Influence of seasonal flooding on soil total nitrogen, organic phosphorus and microbial populations in the Okavango Delta, Botswana
PublisherJournal of Arid Environments. http://www.elsevier.com/wps/find/journaldescription.cws_home/622855/description#description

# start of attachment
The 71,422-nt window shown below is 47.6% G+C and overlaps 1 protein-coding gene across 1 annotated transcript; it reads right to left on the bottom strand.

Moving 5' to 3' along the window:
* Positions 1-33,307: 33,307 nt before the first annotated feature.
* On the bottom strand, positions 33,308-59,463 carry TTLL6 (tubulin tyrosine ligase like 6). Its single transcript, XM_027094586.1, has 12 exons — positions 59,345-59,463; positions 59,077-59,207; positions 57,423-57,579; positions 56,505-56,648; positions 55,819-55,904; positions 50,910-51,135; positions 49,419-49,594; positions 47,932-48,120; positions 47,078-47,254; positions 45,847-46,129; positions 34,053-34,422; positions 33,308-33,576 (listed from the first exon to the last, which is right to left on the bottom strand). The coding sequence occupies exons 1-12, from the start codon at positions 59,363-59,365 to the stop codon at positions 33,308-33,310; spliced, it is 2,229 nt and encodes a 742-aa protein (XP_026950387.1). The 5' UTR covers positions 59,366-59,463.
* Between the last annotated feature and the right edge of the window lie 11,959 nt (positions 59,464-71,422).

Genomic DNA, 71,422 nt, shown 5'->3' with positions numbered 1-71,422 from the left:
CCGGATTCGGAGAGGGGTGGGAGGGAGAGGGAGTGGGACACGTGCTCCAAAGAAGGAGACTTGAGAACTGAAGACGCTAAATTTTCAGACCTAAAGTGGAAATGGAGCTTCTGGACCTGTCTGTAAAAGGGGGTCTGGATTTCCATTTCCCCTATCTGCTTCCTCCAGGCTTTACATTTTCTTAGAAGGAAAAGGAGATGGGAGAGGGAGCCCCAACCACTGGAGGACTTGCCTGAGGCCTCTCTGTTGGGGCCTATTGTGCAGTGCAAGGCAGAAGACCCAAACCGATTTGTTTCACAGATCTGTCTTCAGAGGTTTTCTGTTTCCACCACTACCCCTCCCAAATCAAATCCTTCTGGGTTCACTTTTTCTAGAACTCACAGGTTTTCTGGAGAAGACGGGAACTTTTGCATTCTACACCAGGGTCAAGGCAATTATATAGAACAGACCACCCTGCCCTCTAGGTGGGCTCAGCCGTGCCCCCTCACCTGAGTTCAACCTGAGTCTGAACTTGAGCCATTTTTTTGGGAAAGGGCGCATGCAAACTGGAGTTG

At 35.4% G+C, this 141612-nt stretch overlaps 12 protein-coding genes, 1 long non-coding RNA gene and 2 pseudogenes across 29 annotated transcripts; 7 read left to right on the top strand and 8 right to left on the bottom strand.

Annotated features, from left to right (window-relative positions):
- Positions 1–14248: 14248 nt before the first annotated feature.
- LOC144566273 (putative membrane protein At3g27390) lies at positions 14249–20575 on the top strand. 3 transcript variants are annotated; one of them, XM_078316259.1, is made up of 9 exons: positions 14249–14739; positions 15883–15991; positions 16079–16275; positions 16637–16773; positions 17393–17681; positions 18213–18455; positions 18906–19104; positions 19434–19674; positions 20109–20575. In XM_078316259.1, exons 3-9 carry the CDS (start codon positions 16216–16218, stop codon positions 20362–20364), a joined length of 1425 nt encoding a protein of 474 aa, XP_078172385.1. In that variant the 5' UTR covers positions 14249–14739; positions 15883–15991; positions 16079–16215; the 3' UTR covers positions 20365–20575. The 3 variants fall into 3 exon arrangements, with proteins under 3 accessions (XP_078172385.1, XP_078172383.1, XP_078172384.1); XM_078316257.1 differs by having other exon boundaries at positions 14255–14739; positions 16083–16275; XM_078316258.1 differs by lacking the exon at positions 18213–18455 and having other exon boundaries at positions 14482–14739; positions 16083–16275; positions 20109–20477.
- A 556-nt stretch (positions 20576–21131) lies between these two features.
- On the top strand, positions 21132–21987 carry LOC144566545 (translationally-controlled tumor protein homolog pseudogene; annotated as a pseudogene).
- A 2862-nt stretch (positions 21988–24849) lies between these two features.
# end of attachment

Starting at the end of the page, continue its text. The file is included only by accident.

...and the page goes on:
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The effect of flooding on soil total nitrogen, phosphorus and microbial population in different vegetation zones (floodplain, island and woodland) and profile depth (0?1, 0?5, 2?0, 3?0, 4?0 and 5?0m) of the Okavango Delta was studied from February to July 1999. Total nitrogen significantly differed with soil profile depth, moisture regime and months. In the woodlands, insignificant total nitrogen was detected at all depths except at 0?1m, where 0?03% and 1?17% were detected in February and March, respectively. In the island samples, only 0?05% was detected at 4m in February. Nitrogen in the floodplain samples was concentrated in the A1 horizon where 0?12%, 0?61% and 0?03% were detected in February, March, and May, respectively. Organic phosphorus significantly differed with vegetation zone but not with months and depth. Although organic phosphorus was low (0?02–0?52%) at all sites, it was liberally distributed throughout the profiles. On the island, actinomycetes were only detected up to 2m in February and up to 3m in July. Fungi concentrated in the top 0?5m (103–105). In both the floodplain and island samples, bacteria concentrated in the upper 3m. However, after May, populations decreased significantly. In the floodplain, significant actinomycetes populations were only detected in the upper 0?5m. Generally, organic phosphorus showed positive correlations with fungal populations. This study indicates that these soils are low in total nitrogen and phosphorus.